I thought co-author Franklin Sanders had an interview or review, but he does not have one on his site. (Franklin is not listed as co-author, but he either collaborated on this book, or was co-author on another, similar work, with the late Mr. Abraham.) However, http://the-moneychanger.com/outside/outside.phtml links to the page with many articles of interest by Franklin Sanders. And a current battleground with government intervention in agriculture, one tangent of the whole “global warming” attempt to literally try to gain “jurisdiction” to regulate everything, is outlined in these two articles:
    http://the-moneychanger.com/nais/hard_questions.php
    and http://the-moneychanger.com/nais/terrorist_chickens.php.

    On an internet search, I just found you can read The Greening online, starting here:
    http://www.lawfulpath.com/ref/greening.shtml.

    Lastly, it is worth mention that How the World Really Works by Alan B. Jones summarizes handily 10 important books, including The Greening.

    Jones notes, “[My] purpose is to provide a shortcut for politically astute readers to acquire the essential knowledge needed to be effective in the ongoing fight to save for our posterity the great experiment in freedom that was launched 200 years ago by our country’s founders. … Without [understanding the enemies/strategies exposed in these books], our efforts will continue to be aimed at symptoms rather than causes, and will continue to be insufficient, misdirected, and ineffective. … Our problems are interconnected…. [With understanding], many of the actions most needed by our society will then become obvious to you, to the benefit of us all.” See more on this book here:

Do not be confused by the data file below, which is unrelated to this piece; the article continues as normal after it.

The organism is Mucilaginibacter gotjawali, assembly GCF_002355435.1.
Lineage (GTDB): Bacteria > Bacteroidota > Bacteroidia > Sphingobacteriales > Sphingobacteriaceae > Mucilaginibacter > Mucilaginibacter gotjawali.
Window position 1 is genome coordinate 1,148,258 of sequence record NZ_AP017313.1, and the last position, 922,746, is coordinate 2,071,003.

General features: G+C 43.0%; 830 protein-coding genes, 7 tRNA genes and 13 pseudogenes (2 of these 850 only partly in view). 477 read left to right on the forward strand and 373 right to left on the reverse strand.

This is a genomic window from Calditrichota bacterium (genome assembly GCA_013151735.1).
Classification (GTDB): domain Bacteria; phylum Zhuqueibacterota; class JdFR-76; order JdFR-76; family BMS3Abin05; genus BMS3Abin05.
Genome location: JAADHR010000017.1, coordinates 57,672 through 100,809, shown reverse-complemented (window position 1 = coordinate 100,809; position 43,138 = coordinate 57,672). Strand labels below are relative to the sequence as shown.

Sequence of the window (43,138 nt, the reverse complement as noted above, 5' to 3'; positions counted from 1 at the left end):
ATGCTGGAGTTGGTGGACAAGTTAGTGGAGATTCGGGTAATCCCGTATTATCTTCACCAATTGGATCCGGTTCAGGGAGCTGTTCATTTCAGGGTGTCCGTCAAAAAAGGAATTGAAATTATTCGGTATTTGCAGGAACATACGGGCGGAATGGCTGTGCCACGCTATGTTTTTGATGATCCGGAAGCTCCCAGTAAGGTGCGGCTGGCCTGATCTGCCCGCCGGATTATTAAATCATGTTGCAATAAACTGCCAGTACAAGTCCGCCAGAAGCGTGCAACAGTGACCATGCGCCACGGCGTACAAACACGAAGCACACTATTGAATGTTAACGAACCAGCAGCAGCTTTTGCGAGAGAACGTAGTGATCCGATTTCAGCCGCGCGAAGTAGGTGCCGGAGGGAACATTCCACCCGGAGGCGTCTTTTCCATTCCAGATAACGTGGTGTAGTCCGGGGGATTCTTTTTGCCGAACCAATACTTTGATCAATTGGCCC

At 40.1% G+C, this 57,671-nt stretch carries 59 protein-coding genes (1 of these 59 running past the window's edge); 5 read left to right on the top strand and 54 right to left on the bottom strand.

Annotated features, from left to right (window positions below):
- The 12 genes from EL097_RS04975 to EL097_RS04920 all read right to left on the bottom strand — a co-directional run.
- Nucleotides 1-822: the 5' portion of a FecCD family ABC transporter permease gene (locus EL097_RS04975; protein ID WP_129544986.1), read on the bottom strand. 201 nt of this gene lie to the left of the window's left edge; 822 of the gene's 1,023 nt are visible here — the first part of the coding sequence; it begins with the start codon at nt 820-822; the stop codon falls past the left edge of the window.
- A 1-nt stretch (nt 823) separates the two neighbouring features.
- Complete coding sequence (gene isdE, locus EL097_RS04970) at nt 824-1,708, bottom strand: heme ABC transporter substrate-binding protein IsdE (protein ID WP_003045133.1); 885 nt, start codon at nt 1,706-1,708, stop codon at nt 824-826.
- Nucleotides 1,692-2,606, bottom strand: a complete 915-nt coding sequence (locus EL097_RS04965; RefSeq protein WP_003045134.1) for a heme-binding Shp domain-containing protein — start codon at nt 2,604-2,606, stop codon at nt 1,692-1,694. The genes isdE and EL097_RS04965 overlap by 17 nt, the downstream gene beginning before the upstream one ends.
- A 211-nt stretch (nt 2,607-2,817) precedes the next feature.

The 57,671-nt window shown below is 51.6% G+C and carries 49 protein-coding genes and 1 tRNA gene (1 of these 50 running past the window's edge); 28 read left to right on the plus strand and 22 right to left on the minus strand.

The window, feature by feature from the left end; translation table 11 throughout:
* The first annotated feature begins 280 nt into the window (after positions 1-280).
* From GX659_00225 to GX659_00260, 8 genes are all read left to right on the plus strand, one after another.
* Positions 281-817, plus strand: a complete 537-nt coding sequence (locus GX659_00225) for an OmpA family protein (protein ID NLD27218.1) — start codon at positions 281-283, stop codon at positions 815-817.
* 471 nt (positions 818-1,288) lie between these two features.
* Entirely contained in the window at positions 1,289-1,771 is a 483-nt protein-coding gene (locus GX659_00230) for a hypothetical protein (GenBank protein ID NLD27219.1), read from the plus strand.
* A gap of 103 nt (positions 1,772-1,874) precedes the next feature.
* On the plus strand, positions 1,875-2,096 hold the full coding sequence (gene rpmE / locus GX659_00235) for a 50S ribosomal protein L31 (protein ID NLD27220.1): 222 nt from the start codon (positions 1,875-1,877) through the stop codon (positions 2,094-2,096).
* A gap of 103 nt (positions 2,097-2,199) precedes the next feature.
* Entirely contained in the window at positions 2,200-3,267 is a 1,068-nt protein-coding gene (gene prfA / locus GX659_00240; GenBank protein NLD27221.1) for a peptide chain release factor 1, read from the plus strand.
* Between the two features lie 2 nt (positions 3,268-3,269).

http://www.abjpress.com/htwpage.html or order it here:
    http://www.amazon.com/exec/obidos/ISBN=0964084813/abjpressA/

    Comment by LeRoy Whitman — March 8, 2009 @ 6:59 pm

  11. Oh Ira, you’d like my husband. He only drives these old 1980’s vehicles (aside from his truck) that he can fix himself if something goes wrong. Every time he starts one up, a cloud of black smoke appears and a bald eagle falls dead out of the sky on to our front lawn.

    But on to more serious matters: Paul Harvey ruled! And that really was the rest of the story.

    Comment by Monica — March 9, 2009 @ 4:23 pm

  12. Conserving resources is good, but I still prefer my spacious pickup truck (I don’t own or lease a private jet).

    Comment by Reuben Wagler — March 12, 2009 @ 9:50 pm

  13. I love this blog, but this post/thread is plain nutty. What is it, worried your testosterone would take a plunge if you turned to some less polluting/guzzling vehicle? Gadzooks.

    The climate… what I hate is all the panic mongering. Can’t stand it. Both sides have an axe to grind. Like there wasn’t enough damage this civ is doing to the planet, regardless of the climate thing. You know what really gets me? The pretense that “we” can actually do something to change the climate one way or another. Such baloney. Just another way to yank people’s chain.

    Comment by Vera — March 21, 2009 @ 7:05 pm